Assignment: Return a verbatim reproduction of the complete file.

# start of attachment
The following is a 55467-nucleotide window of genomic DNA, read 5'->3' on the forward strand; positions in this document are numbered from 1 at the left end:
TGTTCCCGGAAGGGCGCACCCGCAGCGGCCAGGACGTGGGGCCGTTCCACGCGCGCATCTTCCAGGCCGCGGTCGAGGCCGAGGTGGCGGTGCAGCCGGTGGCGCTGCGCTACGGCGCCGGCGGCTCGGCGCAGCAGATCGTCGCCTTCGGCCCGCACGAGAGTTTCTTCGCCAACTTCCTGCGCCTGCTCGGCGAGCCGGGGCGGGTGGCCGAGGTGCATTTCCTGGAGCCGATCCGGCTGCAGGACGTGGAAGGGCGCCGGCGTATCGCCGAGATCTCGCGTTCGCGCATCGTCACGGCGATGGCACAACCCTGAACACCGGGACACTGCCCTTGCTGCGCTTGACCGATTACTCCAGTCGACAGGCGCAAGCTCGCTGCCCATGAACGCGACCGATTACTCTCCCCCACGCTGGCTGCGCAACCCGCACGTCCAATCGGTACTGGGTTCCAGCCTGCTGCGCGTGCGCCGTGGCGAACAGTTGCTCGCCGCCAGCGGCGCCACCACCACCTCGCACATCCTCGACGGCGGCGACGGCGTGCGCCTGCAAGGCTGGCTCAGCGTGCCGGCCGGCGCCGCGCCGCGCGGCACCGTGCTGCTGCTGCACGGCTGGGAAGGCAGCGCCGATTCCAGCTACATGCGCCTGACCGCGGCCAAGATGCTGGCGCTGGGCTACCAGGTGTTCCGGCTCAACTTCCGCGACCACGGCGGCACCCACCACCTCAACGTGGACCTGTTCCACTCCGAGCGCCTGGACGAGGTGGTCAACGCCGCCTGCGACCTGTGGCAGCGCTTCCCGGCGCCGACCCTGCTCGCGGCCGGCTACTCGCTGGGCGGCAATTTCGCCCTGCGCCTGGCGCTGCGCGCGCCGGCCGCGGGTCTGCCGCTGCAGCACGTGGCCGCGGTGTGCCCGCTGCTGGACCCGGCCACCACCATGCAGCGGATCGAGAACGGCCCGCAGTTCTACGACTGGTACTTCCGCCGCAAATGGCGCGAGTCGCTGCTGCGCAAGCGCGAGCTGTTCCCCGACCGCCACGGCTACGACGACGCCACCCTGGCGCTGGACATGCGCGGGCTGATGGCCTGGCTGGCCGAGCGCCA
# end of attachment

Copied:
The following is a 55467-nucleotide window of genomic DNA, read 5'->3' on the forward strand; positions in this document are numbered from 1 at the left end:
TGTTCCCGGAAGGGCGCACCCGCAGCGGCCAGGACGTGGGGCCGTTCCACGCGCGCATCTTCCAGGCCGCGGTCGAGGCCGAGGTGGCGGTGCAGCCGGTGGCGCTGCGCTACGGCGCCGGCGGCTCGGCGCAGCAGATCGTCGCCTTCGGCCCGCACGAGAGTTTCTTCGCCAACTTCCTGCGCCTGCTCGGCGAGCCGGGGCGGGTGGCCGAGGTGCATTTCCTGGAGCCGATCCGGCTGCAGGACGTGGAAGGGCGCCGGCGTATCGCCGAGATCTCGCGTTCGCGCATCGTCACGGCGATGGCACAACCCTGAACACCGGGACACTGCCCTTGCTGCGCTTGACCGATTACTCCAGTCGACAGGCGCAAGCTCGCTGCCCATGAACGCGACCGATTACTCTCCCCCACGCTGGCTGCGCAACCCGCACGTCCAATCGGTACTGGGTTCCAGCCTGCTGCGCGTGCGCCGTGGCGAACAGTTGCTCGCCGCCAGCGGCGCCACCACCACCTCGCACATCCTCGACGGCGGCGACGGCGTGCGCCTGCAAGGCTGGCTCAGCGTGCCGGCCGGCGCCGCGCCGCGCGGCACCGTGCTGCTGCTGCACGGCTGGGAAGGCAGCGCCGATTCCAGCTACATGCGCCTGACCGCGGCCAAGATGCTGGCGCTGGGCTACCAGGTGTTCCGGCTCAACTTCCGCGACCACGGCGGCACCCACCACCTCAACGTGGACCTGTTCCACTCCGAGCGCCTGGACGAGGTGGTCAACGCCGCCTGCGACCTGTGGCAGCGCTTCCCGGCGCCGACCCTGCTCGCGGCCGGCTACTCGCTGGGCGGCAATTTCGCCCTGCGCCTGGCGCTGCGCGCGCCGGCCGCGGGTCTGCCGCTGCAGCACGTGGCCGCGGTGTGCCCGCTGCTGGACCCGGCCACCACCATGCAGCGGATCGAGAACGGCCCGCAGTTCTACGACTGGTACTTCCGCCGCAAATGGCGCGAGTCGCTGCTGCGCAAGCGCGAGCTGTTCCCCGACCGCCACGGCTACGACGACGCCACCCTGGCGCTGGACATGCGCGGGCTGATGGCCTGGCTGGCCGAGCGCCA